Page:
And here is where the action is embedded throughout the dialogue, giving movement and personality to this next scene.
“Captain!” Pippin picked Tak up easily and swung her around, laughing. The knight dropped her sword, but wished she’d held on tighter so she could stab the damned prince.
“What. Is. Going. On?!” she said through gritted teeth. She gasped for breath as Pippin let her go.
“I was blessed by a dragon,” he said, and he gave an extravagant bow. “But I wasn’t quite blessed with flight, and I got lost. So I’ve been living here, waiting for you to find me.” He barked with laughter and hit the knight roughly on the back, his braid falling over his shoulder in his enthusiasm.
“You gods damned idiot, Pip! You’re the dragon?”
“His last dying gift! Fire! All those lessons, useless compared to this. The nearby village has been giving the dragon here gifts for years. You should have seen their faces when I started asking for pillows and blankets.” He laughed again, that same, hearty laugh. Tak groaned and held her face. How could this man be such an idiot, and yet set to be king?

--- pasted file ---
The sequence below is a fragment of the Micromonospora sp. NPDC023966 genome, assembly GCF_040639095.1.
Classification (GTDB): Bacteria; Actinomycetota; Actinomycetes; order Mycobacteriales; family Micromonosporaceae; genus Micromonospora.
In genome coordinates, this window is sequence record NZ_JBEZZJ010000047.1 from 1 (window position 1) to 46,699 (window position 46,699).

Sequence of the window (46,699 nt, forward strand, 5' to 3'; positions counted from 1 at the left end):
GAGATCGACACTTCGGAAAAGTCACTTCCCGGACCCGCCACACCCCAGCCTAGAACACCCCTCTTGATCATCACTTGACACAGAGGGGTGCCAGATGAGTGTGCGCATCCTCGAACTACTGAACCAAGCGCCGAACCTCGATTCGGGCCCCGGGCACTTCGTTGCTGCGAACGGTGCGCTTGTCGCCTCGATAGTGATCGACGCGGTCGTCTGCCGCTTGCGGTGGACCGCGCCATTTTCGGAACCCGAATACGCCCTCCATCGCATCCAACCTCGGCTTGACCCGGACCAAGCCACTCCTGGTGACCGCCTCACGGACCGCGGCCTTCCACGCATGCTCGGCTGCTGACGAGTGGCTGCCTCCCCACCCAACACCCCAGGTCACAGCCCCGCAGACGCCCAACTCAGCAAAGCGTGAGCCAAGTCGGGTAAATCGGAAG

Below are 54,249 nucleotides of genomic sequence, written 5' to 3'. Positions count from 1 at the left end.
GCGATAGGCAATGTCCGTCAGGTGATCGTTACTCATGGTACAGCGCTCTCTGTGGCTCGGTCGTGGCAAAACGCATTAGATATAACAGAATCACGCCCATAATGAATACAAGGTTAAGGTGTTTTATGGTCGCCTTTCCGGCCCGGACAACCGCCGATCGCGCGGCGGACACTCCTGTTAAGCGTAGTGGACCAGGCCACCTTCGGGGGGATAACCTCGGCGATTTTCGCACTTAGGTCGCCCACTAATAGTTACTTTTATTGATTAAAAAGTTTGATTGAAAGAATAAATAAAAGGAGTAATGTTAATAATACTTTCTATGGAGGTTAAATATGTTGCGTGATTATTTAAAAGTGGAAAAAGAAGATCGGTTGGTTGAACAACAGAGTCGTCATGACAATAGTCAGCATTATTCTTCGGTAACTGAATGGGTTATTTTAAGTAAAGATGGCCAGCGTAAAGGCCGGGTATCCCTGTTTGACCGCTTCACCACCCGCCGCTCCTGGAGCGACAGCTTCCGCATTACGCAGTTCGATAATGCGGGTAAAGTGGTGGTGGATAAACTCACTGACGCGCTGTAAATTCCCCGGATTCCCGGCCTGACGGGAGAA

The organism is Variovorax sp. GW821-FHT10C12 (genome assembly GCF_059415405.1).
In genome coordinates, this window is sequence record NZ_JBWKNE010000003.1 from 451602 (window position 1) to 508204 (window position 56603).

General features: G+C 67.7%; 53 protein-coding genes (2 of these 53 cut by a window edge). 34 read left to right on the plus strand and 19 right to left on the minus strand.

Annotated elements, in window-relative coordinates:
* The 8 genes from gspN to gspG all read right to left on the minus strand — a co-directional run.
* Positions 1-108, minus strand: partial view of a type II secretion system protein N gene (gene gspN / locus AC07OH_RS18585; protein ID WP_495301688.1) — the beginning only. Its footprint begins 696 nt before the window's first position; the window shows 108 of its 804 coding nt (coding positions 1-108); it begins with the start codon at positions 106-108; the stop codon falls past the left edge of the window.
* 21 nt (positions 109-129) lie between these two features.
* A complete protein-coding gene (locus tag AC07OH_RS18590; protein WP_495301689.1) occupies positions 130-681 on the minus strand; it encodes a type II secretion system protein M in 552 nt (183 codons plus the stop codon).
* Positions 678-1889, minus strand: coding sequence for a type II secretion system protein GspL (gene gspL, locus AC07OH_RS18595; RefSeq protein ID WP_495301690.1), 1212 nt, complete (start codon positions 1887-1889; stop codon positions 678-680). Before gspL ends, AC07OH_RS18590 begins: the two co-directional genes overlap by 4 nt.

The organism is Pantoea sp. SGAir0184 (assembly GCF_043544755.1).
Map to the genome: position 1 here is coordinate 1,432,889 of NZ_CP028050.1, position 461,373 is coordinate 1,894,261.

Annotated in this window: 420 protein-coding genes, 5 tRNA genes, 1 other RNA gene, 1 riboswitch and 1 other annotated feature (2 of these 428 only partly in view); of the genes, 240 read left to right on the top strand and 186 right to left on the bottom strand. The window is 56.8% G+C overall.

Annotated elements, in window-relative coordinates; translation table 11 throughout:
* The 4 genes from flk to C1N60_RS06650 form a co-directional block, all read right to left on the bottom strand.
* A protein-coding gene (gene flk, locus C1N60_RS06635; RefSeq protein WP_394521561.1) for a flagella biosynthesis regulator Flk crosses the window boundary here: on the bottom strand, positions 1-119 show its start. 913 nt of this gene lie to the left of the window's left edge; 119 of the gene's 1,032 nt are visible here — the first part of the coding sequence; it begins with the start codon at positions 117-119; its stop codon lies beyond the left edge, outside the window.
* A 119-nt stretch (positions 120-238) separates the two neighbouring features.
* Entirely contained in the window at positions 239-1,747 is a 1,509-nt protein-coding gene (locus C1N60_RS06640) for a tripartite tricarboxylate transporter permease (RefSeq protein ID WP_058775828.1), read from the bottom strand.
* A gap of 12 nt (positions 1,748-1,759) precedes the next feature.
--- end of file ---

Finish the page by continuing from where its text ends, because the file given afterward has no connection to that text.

You can easily see Pippin’s playfulness and carefree nature thanks to the actions and tags used here, as well as Tak’s frustration and disbelief. I was able to insert a bit of the character’s appearance as well by mentioning Pippin’s braid—while a character’s appearance can be important, it’s not necessary to bombard the reader repeatedly with how they look, and in fact can hurt your story overall.
Let’s look at that again, but without all the action.
“What. Is. Going. On?!”
“I was blessed by a dragon, but I wasn’t quite blessed with flight, and I got lost. So I’ve been living here, waiting for you to find me.”
“You gods damned idiot, Pip! You’re the dragon?”
“His last dying gift! Fire! All those lessons, useless compared to this. The nearby village has been giving the dragon here gifts for years. You should have seen their faces when I started asking for pillows and blankets.”